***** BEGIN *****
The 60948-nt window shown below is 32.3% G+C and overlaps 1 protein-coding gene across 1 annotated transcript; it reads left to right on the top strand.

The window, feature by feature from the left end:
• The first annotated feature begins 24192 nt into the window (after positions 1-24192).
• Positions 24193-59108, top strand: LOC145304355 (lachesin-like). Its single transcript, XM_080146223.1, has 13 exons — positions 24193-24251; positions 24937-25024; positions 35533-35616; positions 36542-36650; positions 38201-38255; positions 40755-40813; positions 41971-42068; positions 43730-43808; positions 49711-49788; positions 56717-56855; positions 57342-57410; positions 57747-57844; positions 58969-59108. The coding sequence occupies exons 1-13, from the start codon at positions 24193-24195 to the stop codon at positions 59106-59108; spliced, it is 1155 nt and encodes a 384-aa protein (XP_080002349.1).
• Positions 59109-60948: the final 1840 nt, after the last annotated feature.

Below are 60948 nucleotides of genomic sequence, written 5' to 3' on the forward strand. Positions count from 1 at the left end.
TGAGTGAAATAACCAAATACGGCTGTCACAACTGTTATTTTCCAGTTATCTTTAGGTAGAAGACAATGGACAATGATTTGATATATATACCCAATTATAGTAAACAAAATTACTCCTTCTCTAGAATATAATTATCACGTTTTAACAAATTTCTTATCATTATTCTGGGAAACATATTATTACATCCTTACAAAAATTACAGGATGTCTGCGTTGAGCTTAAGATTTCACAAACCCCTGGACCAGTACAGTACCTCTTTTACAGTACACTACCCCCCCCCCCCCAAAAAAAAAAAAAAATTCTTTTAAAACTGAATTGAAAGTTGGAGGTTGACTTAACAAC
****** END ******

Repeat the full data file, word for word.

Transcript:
The 60948-nt window shown below is 32.3% G+C and overlaps 1 protein-coding gene across 1 annotated transcript; it reads left to right on the top strand.

The window, feature by feature from the left end:
• The first annotated feature begins 24192 nt into the window (after positions 1-24192).
• Positions 24193-59108, top strand: LOC145304355 (lachesin-like). Its single transcript, XM_080146223.1, has 13 exons — positions 24193-24251; positions 24937-25024; positions 35533-35616; positions 36542-36650; positions 38201-38255; positions 40755-40813; positions 41971-42068; positions 43730-43808; positions 49711-49788; positions 56717-56855; positions 57342-57410; positions 57747-57844; positions 58969-59108. The coding sequence occupies exons 1-13, from the start codon at positions 24193-24195 to the stop codon at positions 59106-59108; spliced, it is 1155 nt and encodes a 384-aa protein (XP_080002349.1).
• Positions 59109-60948: the final 1840 nt, after the last annotated feature.

Below are 60948 nucleotides of genomic sequence, written 5' to 3' on the forward strand. Positions count from 1 at the left end.
TGAGTGAAATAACCAAATACGGCTGTCACAACTGTTATTTTCCAGTTATCTTTAGGTAGAAGACAATGGACAATGATTTGATATATATACCCAATTATAGTAAACAAAATTACTCCTTCTCTAGAATATAATTATCACGTTTTAACAAATTTCTTATCATTATTCTGGGAAACATATTATTACATCCTTACAAAAATTACAGGATGTCTGCGTTGAGCTTAAGATTTCACAAACCCCTGGACCAGTACAGTACCTCTTTTACAGTACACTACCCCCCCCCCCCCAAAAAAAAAAAAAAATTCTTTTAAAACTGAATTGAAAGTTGGAGGTTGACTTAACAAC